ATLANTA (AP) - Scattered across the carefully landscaped main campus of the Centers for Disease Control and Prevention are the staff on the front lines fighting a rare outbreak of fungal meningitis. A scientist in a white lab coat peers through a microscope at fungi on a glass slide. In another room, another researcher uses what looks like a long, pointed eye dropper to suck up DNA samples that will be tested for the suspect fungus.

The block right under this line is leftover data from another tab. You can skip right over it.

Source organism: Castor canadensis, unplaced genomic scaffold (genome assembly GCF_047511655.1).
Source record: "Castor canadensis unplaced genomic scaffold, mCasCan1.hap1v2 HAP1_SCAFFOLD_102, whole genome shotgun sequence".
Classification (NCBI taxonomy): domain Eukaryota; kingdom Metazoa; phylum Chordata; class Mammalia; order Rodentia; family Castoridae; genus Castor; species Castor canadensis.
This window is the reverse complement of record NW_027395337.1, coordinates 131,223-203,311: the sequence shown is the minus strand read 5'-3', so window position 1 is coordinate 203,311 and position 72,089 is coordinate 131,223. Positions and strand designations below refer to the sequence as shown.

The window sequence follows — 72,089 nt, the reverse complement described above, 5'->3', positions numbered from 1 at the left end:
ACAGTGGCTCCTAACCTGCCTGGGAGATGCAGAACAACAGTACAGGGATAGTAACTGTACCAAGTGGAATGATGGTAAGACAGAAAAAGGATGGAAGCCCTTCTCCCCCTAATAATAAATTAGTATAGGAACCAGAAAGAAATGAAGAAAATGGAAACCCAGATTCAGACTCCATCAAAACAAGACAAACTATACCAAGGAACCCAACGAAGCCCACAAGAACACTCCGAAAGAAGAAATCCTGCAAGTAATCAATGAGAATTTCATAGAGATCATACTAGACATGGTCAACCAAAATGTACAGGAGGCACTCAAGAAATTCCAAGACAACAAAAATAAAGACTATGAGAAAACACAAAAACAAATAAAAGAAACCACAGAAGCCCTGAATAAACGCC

Not far away in another building is the emergency operations center, which is essentially the war room. There's a low hum of voices as employees work the phones, talking to health officials, doctors and patients who received potentially contaminated pain injections believed to be at the root of the outbreak. Workers sit at rows of computers, gathering data, advising doctors and reaching out to thousands of people who may have been exposed. Overall, dozens of people are working day and night to bring the outbreak under control. More than 200 people in 14 states have been sickened, including 15 who have died. click here to read more